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Signals to be rechecked in alien hunt

Discussão em '[email protected]' iniciada por Sadino, 11 de Março de 2003. (Respostas: 0; Visualizações: 1000)

  1. Sadino

    Sadino I'm cool cuz I Fold

    Como este não é um assunto em que eu esteja muito actualizado, peço desculpa se isto já foi posto.

    Signals to be rechecked in alien hunt

    THE [email protected] PROGRAM, a distributed computing effort that uses the personal computers of millions of volunteers to examine radio signal data, is planning a stellar countdown to check the extraterrestrial-potential of up to 150 radio signals detected with the Arecibo Observatory in Puerto Rico.
    The signal batch is cream of a candidate crop of 5 billion radio observations pulled from the [email protected] network, which program organizers will recheck to see if they are strong enough to be an extraterrestrial communiqué, repeating and emanating from portions of sky bearing sunlike stars and planets.
    “Our chances right now [of finding something] are small,” [email protected] chief scientist Dan Werthimer said in a telephone interview. “But you have to plan for success.”
    The Arecibo Observatory will work for three and a half days, starting March 18, to revisit the candidate signals identified by [email protected] users. In addition to onsite analysis, each of the new observations will also be fed into the global program for a more detailed examination, Werthimer said.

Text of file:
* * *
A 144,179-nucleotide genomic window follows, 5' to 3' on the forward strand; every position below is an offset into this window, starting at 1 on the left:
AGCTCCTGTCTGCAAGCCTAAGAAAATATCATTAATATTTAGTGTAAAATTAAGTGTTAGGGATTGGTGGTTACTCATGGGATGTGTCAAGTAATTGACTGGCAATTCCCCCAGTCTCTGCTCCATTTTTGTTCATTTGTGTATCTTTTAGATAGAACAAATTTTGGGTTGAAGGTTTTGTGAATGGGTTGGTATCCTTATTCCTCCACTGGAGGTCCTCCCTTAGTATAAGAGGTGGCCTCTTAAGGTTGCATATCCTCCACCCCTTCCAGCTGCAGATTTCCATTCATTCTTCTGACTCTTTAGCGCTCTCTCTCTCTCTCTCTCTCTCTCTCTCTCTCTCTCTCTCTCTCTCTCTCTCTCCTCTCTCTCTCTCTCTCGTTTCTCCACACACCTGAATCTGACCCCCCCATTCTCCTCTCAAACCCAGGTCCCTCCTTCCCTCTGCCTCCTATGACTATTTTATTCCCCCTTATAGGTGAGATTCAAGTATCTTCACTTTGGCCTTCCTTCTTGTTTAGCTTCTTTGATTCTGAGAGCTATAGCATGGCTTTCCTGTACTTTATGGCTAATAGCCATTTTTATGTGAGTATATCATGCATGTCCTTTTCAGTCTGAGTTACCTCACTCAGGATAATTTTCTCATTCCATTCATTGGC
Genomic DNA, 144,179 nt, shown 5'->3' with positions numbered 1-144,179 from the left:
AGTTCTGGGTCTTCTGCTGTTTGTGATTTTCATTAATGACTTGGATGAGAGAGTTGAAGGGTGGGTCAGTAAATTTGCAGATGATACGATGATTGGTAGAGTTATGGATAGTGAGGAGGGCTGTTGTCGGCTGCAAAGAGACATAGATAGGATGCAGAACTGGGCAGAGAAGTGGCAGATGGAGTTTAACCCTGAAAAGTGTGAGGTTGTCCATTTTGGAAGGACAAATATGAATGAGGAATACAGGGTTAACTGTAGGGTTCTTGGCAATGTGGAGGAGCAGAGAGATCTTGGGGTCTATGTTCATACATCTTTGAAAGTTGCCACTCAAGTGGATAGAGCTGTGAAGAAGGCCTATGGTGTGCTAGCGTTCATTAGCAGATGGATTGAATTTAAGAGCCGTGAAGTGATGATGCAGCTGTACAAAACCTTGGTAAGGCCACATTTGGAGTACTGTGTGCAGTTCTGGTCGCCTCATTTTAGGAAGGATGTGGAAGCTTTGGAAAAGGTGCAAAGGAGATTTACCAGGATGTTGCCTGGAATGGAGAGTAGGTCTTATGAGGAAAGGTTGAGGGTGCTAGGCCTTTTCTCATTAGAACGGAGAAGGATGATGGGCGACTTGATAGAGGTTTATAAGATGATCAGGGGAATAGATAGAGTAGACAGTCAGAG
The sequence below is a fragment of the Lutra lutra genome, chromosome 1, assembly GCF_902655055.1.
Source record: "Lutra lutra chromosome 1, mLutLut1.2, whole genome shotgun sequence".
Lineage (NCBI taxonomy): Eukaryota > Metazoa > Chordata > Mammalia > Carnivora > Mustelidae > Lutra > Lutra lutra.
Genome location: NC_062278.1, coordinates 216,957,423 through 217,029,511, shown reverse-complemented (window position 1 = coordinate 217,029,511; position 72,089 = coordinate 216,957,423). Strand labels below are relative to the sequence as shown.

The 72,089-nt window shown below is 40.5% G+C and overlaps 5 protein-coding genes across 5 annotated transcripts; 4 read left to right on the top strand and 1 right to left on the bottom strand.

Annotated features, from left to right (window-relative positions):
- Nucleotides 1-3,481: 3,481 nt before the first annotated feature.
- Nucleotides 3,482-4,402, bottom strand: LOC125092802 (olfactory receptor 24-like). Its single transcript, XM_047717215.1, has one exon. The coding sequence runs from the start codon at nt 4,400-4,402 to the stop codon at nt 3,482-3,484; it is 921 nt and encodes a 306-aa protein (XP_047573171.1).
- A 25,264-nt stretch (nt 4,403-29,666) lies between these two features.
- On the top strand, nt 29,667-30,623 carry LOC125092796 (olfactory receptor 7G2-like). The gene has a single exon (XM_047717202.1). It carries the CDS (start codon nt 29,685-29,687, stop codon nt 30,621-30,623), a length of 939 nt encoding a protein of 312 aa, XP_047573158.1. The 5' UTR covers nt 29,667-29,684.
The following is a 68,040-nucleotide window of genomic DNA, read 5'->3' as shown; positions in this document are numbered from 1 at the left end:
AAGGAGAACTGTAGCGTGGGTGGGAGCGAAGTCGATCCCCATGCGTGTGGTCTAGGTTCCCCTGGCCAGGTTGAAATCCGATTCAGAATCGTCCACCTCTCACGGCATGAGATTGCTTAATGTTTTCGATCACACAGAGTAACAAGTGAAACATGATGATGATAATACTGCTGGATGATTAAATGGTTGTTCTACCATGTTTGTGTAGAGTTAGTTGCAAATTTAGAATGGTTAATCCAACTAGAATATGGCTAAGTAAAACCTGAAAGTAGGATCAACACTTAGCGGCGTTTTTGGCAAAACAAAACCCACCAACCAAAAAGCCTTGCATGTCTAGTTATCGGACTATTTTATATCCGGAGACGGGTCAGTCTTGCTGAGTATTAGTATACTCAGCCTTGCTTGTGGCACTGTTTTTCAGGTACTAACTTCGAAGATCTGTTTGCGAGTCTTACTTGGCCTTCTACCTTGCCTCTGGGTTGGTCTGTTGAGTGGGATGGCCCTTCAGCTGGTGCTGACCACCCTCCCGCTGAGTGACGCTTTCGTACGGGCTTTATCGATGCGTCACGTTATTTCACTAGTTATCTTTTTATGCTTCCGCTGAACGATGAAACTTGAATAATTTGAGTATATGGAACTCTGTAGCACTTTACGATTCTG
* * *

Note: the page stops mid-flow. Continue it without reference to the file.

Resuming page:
Launched in May 1999, [email protected] uses the computers of 4 million astronomy buffs in 226 countries. Together they act as a supercomputer, collectively sifting through the 35 terabytes of raw data collected by the 1,000-foot (305-meter) Arecibo dish and reporting the results to the program headquarters at the University of California at Berkeley. One terabyte is about the equivalent of 231 million pages of typed text, but [email protected] volunteers received a fraction of that — 350 kilobytes — at a time to examine.
    Volunteers download a screensaverlike program that examines Arecibo radio observations while the computer user is away. Once the analysis is complete — varying from a few hours to a few days, depending on the computing power of each machine — the program alerts the user and sends the examined material to [email protected] researchers via the Internet.
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    “It was always the idea to revisit observations once the first analysis was complete,” said Louis Friedman, executive director of the Planetary Society, [email protected]’s founding and primary sponsor. “The question is, are these signals really good enough? That’s still an unknown, and it’s what this next phase of the program is going to tell us.”
    [email protected] is an extraterrestrial search effort separate from the SETI Institute, a group that pursues several scientific and education projects aimed at the discovering intelligent life elsewhere in the universe. Space.com has a partnership with the SETI Institute.

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